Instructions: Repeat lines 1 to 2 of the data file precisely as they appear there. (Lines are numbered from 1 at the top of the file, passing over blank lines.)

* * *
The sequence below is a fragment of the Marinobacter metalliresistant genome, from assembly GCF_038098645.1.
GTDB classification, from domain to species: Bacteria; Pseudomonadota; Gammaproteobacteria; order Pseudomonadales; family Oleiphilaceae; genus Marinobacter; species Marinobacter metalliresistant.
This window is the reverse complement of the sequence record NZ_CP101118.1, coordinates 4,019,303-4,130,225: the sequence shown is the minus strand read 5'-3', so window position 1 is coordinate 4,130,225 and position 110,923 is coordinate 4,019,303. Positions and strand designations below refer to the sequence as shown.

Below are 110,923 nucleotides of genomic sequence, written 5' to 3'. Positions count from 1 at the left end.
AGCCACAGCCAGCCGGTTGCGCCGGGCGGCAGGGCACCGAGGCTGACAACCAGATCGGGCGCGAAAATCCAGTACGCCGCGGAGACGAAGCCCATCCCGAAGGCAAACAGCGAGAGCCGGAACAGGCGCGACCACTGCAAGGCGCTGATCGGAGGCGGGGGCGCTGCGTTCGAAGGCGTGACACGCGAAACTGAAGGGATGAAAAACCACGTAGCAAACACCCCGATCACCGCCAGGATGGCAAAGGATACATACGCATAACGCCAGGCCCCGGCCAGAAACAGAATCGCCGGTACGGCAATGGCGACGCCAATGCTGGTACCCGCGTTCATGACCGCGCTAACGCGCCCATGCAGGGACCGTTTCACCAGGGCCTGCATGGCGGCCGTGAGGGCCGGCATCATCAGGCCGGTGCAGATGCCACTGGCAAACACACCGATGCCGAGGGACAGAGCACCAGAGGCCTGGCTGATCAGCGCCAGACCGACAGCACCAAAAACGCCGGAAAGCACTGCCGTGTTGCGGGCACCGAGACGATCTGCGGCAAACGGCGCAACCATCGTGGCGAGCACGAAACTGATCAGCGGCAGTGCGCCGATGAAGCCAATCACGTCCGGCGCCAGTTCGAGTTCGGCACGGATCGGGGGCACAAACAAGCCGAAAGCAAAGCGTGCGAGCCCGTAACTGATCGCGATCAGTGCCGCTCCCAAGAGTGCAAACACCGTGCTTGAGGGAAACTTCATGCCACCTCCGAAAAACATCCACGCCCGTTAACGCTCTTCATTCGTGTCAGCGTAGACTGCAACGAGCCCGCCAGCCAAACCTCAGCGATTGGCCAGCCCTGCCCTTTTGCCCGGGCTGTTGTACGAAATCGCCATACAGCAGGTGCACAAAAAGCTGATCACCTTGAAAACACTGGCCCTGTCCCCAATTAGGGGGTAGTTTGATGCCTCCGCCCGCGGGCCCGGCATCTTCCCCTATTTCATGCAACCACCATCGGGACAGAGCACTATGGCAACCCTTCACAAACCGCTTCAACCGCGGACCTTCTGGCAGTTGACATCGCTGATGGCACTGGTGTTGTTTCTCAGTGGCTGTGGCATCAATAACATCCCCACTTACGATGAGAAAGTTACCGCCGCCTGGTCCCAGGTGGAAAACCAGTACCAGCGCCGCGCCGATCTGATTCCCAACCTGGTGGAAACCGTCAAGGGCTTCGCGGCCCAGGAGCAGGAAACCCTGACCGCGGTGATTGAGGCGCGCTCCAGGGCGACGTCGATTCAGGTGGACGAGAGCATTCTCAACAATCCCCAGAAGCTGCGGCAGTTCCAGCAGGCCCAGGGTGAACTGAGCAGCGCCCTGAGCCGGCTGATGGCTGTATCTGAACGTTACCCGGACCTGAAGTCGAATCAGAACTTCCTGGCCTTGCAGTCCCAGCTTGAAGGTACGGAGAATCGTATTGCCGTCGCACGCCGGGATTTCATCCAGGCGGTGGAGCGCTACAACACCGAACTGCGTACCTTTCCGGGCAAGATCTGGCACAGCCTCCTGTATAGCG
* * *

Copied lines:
The sequence below is a fragment of the Marinobacter metalliresistant genome, from assembly GCF_038098645.1.
GTDB classification, from domain to species: Bacteria; Pseudomonadota; Gammaproteobacteria; order Pseudomonadales; family Oleiphilaceae; genus Marinobacter; species Marinobacter metalliresistant.